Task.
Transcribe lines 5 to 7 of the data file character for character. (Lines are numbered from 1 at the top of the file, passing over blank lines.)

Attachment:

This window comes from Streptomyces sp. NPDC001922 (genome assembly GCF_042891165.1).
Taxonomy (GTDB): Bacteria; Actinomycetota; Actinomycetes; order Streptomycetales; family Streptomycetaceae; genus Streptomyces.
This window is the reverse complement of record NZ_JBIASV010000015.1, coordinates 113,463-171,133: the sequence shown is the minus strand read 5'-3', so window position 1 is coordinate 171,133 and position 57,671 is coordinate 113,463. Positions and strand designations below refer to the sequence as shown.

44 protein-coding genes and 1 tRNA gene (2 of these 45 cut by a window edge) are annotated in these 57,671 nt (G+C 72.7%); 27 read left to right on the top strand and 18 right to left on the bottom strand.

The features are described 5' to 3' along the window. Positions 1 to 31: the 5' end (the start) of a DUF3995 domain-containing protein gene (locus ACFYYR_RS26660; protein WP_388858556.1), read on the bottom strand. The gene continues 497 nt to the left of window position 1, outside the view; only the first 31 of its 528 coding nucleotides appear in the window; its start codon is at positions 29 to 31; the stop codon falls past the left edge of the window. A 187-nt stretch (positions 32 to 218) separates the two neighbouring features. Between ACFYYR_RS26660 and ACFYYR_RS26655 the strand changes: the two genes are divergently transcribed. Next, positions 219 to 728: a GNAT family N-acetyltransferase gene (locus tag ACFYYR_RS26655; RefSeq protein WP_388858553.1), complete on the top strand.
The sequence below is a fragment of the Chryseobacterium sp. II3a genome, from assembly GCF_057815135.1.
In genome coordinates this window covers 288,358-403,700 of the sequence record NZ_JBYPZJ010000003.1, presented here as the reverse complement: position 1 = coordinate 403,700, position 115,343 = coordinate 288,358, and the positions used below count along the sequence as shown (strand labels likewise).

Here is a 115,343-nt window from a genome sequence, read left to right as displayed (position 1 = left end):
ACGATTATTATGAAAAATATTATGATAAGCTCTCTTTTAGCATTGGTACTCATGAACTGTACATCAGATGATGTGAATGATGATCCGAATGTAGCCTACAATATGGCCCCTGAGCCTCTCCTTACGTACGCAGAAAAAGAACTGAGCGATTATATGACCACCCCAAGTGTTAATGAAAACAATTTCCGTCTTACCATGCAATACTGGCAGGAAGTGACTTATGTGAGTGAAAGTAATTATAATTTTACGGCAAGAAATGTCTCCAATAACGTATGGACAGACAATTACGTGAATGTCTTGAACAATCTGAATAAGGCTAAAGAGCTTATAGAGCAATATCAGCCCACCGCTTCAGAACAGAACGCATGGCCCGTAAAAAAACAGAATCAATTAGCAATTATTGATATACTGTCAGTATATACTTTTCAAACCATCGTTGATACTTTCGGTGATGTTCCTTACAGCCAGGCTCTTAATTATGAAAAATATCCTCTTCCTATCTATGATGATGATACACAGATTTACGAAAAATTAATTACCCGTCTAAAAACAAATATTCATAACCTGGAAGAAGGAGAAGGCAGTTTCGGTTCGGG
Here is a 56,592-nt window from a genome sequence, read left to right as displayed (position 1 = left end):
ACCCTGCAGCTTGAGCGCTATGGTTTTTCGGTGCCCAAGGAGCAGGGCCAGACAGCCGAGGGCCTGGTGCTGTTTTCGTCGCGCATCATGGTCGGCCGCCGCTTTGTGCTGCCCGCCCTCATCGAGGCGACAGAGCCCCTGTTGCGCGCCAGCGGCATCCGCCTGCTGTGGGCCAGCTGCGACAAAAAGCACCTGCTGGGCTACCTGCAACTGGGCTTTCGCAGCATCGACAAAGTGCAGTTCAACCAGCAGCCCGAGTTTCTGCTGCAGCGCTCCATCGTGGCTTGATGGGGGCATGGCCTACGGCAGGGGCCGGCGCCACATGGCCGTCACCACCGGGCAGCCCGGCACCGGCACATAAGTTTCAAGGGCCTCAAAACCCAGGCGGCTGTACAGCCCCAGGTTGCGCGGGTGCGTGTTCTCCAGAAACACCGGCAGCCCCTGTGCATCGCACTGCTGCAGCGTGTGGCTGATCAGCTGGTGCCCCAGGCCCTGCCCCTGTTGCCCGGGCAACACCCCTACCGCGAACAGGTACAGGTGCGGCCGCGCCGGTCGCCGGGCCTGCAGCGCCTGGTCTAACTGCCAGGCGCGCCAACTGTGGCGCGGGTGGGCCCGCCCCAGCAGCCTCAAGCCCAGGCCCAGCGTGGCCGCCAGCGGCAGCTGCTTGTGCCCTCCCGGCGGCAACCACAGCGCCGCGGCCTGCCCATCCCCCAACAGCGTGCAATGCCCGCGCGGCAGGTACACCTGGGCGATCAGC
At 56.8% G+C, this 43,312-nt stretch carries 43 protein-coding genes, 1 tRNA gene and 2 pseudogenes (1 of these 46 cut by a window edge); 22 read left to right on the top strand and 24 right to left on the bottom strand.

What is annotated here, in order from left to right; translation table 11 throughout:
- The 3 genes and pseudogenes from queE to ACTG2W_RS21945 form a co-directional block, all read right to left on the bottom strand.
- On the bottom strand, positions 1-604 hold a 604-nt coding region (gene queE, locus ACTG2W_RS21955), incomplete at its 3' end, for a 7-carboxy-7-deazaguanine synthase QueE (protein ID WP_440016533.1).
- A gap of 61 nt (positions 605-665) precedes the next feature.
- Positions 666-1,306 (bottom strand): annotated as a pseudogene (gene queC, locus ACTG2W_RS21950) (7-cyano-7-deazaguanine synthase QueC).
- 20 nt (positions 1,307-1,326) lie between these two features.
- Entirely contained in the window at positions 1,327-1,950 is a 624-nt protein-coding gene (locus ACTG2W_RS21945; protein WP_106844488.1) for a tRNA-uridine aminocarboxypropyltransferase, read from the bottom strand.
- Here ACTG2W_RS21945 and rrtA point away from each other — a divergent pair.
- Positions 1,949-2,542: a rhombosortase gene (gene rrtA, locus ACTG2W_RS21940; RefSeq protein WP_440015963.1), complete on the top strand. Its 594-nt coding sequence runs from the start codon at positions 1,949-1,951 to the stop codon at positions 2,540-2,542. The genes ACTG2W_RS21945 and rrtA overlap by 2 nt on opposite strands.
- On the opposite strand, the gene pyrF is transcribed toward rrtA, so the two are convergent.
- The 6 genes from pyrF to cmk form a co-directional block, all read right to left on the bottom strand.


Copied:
The features are described 5' to 3' along the window. Positions 1 to 31: the 5' end (the start) of a DUF3995 domain-containing protein gene (locus ACFYYR_RS26660; protein WP_388858556.1), read on the bottom strand. The gene continues 497 nt to the left of window position 1, outside the view; only the first 31 of its 528 coding nucleotides appear in the window; its start codon is at positions 29 to 31; the stop codon falls past the left edge of the window. A 187-nt stretch (positions 32 to 218) separates the two neighbouring features. Between ACFYYR_RS26660 and ACFYYR_RS26655 the strand changes: the two genes are divergently transcribed. Next, positions 219 to 728: a GNAT family N-acetyltransferase gene (locus tag ACFYYR_RS26655; RefSeq protein WP_388858553.1), complete on the top strand.
The sequence below is a fragment of the Chryseobacterium sp. II3a genome, from assembly GCF_057815135.1.
In genome coordinates this window covers 288,358-403,700 of the sequence record NZ_JBYPZJ010000003.1, presented here as the reverse complement: position 1 = coordinate 403,700, position 115,343 = coordinate 288,358, and the positions used below count along the sequence as shown (strand labels likewise).